Monday, December 31, 2007

Aberfan has stopped killing people ; Chernobyl will go on and on...

This morning the Today programme (edited by a scientist) reminded me of the Liberal Conference's rejection of nuclear power twenty years ago. During the debate one of the defenders of nuclear power pointed out (rightly) that all forms of energy production involve risk and cited the Aberfan disaster. In my summing-up I contrasted the degree of risk with the above phrase. It was my first and probably my last soundbite. The clip was played on the early evening news on all four TV channels and Peter Snow interviewed me on Newsnight, thus providing my 15 minutes of fame, as promised by Andy Warhol.

Today interviewed two scientists who said that the effects of the Chernobyl disaster had been exaggerated and only about 3,000 people had died. I looked up the subject and found this summary. It turns out that a body called the Chernobyl Forum originally said that up to 4,000 people would die but they revised it to 9,000 and they were only looking at the three closest countries whereas an alternative report looking at the whole of Europe estimated 30,000 to 60,000 deaths. A Professor Mousseau concludes "We really won't have a good idea of the death toll from Chernobyl for at least another 20, 30 or even 40 years". So that's all right then.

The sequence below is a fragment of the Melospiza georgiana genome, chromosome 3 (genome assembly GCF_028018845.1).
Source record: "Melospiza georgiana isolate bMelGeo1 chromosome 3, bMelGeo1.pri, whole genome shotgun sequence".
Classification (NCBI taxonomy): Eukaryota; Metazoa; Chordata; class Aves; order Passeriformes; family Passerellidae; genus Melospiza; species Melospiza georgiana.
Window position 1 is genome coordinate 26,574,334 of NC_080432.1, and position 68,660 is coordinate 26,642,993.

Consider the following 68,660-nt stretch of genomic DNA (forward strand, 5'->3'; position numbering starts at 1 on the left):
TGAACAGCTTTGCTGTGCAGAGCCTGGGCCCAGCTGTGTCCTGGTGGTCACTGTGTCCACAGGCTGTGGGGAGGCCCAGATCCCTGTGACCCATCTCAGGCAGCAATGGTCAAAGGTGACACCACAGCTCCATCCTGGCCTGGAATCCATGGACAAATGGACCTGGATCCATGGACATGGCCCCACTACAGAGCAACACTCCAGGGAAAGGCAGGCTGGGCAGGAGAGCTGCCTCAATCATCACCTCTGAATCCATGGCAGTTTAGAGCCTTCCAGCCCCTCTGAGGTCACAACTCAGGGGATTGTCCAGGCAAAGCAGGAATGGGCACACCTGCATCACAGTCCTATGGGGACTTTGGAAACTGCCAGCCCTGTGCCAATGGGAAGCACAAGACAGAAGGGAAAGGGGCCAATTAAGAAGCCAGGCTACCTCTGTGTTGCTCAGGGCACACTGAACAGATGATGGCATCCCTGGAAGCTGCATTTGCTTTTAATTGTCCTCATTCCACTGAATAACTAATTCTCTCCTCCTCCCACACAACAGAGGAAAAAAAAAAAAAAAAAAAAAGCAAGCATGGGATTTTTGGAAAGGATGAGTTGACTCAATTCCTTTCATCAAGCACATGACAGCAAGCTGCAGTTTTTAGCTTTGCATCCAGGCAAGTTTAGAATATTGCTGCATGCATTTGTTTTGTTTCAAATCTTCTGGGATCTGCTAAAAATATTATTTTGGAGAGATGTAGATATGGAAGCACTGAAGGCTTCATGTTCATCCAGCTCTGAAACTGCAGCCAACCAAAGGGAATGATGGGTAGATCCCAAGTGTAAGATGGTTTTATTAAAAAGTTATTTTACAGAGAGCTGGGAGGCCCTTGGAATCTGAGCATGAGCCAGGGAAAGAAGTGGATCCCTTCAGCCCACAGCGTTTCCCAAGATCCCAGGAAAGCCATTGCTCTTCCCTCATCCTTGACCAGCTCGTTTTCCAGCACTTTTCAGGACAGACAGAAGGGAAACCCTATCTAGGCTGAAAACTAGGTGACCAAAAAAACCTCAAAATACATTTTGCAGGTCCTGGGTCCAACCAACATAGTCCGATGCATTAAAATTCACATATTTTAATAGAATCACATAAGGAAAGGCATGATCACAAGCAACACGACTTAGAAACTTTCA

144 people died in Aberfan and that number won't change however long we wait.

1 comment:

Tristan said...

Yet Chernobyl could not happen at a British reactor. Especially not a modern one.

Chernobyl is a great reason not to use that design and to ensure people don't experiment with it, not a reason to abandon nuclear power.